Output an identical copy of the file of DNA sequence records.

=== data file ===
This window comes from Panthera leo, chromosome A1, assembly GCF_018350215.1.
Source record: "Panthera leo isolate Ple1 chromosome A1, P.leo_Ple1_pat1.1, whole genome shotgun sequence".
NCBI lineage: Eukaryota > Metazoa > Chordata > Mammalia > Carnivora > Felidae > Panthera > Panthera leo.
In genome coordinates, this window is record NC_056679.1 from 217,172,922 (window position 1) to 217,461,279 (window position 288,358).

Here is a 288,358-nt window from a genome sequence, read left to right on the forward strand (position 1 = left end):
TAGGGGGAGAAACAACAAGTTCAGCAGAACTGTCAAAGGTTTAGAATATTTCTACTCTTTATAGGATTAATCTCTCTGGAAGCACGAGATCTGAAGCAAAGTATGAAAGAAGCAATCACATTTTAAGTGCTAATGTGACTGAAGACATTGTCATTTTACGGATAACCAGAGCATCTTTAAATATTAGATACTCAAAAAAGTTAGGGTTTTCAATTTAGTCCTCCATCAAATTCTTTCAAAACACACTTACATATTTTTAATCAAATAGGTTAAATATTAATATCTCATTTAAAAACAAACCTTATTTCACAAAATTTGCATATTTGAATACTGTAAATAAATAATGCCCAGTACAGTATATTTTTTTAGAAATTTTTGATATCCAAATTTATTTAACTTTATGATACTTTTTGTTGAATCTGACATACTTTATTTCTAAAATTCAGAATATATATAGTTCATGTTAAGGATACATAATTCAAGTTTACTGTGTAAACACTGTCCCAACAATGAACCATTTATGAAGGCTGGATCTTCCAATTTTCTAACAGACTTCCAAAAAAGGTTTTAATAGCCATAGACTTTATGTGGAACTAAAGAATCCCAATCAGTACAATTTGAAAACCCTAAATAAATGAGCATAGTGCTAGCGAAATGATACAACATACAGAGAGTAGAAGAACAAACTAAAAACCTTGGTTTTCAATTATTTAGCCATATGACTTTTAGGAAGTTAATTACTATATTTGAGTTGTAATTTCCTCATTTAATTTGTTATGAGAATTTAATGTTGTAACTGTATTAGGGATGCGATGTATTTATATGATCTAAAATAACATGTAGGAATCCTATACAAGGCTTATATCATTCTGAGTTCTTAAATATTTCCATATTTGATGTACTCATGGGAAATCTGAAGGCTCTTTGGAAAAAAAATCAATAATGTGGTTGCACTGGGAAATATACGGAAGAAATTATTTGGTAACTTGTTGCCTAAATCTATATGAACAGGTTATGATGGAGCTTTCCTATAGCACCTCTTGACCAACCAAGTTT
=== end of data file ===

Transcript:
This window comes from Panthera leo, chromosome A1, assembly GCF_018350215.1.
Source record: "Panthera leo isolate Ple1 chromosome A1, P.leo_Ple1_pat1.1, whole genome shotgun sequence".
NCBI lineage: Eukaryota > Metazoa > Chordata > Mammalia > Carnivora > Felidae > Panthera > Panthera leo.
In genome coordinates, this window is record NC_056679.1 from 217,172,922 (window position 1) to 217,461,279 (window position 288,358).

Here is a 288,358-nt window from a genome sequence, read left to right on the forward strand (position 1 = left end):
TAGGGGGAGAAACAACAAGTTCAGCAGAACTGTCAAAGGTTTAGAATATTTCTACTCTTTATAGGATTAATCTCTCTGGAAGCACGAGATCTGAAGCAAAGTATGAAAGAAGCAATCACATTTTAAGTGCTAATGTGACTGAAGACATTGTCATTTTACGGATAACCAGAGCATCTTTAAATATTAGATACTCAAAAAAGTTAGGGTTTTCAATTTAGTCCTCCATCAAATTCTTTCAAAACACACTTACATATTTTTAATCAAATAGGTTAAATATTAATATCTCATTTAAAAACAAACCTTATTTCACAAAATTTGCATATTTGAATACTGTAAATAAATAATGCCCAGTACAGTATATTTTTTTAGAAATTTTTGATATCCAAATTTATTTAACTTTATGATACTTTTTGTTGAATCTGACATACTTTATTTCTAAAATTCAGAATATATATAGTTCATGTTAAGGATACATAATTCAAGTTTACTGTGTAAACACTGTCCCAACAATGAACCATTTATGAAGGCTGGATCTTCCAATTTTCTAACAGACTTCCAAAAAAGGTTTTAATAGCCATAGACTTTATGTGGAACTAAAGAATCCCAATCAGTACAATTTGAAAACCCTAAATAAATGAGCATAGTGCTAGCGAAATGATACAACATACAGAGAGTAGAAGAACAAACTAAAAACCTTGGTTTTCAATTATTTAGCCATATGACTTTTAGGAAGTTAATTACTATATTTGAGTTGTAATTTCCTCATTTAATTTGTTATGAGAATTTAATGTTGTAACTGTATTAGGGATGCGATGTATTTATATGATCTAAAATAACATGTAGGAATCCTATACAAGGCTTATATCATTCTGAGTTCTTAAATATTTCCATATTTGATGTACTCATGGGAAATCTGAAGGCTCTTTGGAAAAAAAATCAATAATGTGGTTGCACTGGGAAATATACGGAAGAAATTATTTGGTAACTTGTTGCCTAAATCTATATGAACAGGTTATGATGGAGCTTTCCTATAGCACCTCTTGACCAACCAAGTTT